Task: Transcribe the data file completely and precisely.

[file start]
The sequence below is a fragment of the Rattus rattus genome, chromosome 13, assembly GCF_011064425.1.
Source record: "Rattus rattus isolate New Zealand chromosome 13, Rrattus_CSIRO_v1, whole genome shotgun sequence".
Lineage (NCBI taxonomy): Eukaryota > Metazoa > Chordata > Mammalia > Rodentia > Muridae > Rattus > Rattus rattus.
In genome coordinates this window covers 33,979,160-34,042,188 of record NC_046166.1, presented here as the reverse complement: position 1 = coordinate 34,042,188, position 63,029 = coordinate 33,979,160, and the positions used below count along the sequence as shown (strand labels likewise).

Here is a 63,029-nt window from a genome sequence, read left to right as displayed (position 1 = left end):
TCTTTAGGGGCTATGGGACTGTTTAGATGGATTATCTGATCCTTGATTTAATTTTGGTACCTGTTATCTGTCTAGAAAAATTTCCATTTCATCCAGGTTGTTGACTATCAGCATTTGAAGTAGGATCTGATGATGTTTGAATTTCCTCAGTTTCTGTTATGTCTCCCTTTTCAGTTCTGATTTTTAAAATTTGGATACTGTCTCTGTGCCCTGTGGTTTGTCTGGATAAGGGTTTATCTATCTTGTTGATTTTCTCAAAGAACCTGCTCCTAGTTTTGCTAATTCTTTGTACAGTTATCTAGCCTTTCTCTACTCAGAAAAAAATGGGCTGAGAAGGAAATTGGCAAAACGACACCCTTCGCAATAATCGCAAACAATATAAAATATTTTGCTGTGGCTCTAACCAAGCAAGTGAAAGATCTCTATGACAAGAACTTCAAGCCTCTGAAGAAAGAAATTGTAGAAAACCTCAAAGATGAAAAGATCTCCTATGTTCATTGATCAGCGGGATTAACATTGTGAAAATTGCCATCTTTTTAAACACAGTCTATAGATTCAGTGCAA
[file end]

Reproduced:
The sequence below is a fragment of the Rattus rattus genome, chromosome 13, assembly GCF_011064425.1.
Source record: "Rattus rattus isolate New Zealand chromosome 13, Rrattus_CSIRO_v1, whole genome shotgun sequence".
Lineage (NCBI taxonomy): Eukaryota > Metazoa > Chordata > Mammalia > Rodentia > Muridae > Rattus > Rattus rattus.
In genome coordinates this window covers 33,979,160-34,042,188 of record NC_046166.1, presented here as the reverse complement: position 1 = coordinate 34,042,188, position 63,029 = coordinate 33,979,160, and the positions used below count along the sequence as shown (strand labels likewise).

Here is a 63,029-nt window from a genome sequence, read left to right as displayed (position 1 = left end):
TCTTTAGGGGCTATGGGACTGTTTAGATGGATTATCTGATCCTTGATTTAATTTTGGTACCTGTTATCTGTCTAGAAAAATTTCCATTTCATCCAGGTTGTTGACTATCAGCATTTGAAGTAGGATCTGATGATGTTTGAATTTCCTCAGTTTCTGTTATGTCTCCCTTTTCAGTTCTGATTTTTAAAATTTGGATACTGTCTCTGTGCCCTGTGGTTTGTCTGGATAAGGGTTTATCTATCTTGTTGATTTTCTCAAAGAACCTGCTCCTAGTTTTGCTAATTCTTTGTACAGTTATCTAGCCTTTCTCTACTCAGAAAAAAATGGGCTGAGAAGGAAATTGGCAAAACGACACCCTTCGCAATAATCGCAAACAATATAAAATATTTTGCTGTGGCTCTAACCAAGCAAGTGAAAGATCTCTATGACAAGAACTTCAAGCCTCTGAAGAAAGAAATTGTAGAAAACCTCAAAGATGAAAAGATCTCCTATGTTCATTGATCAGCGGGATTAACATTGTGAAAATTGCCATCTTTTTAAACACAGTCTATAGATTCAGTGCAA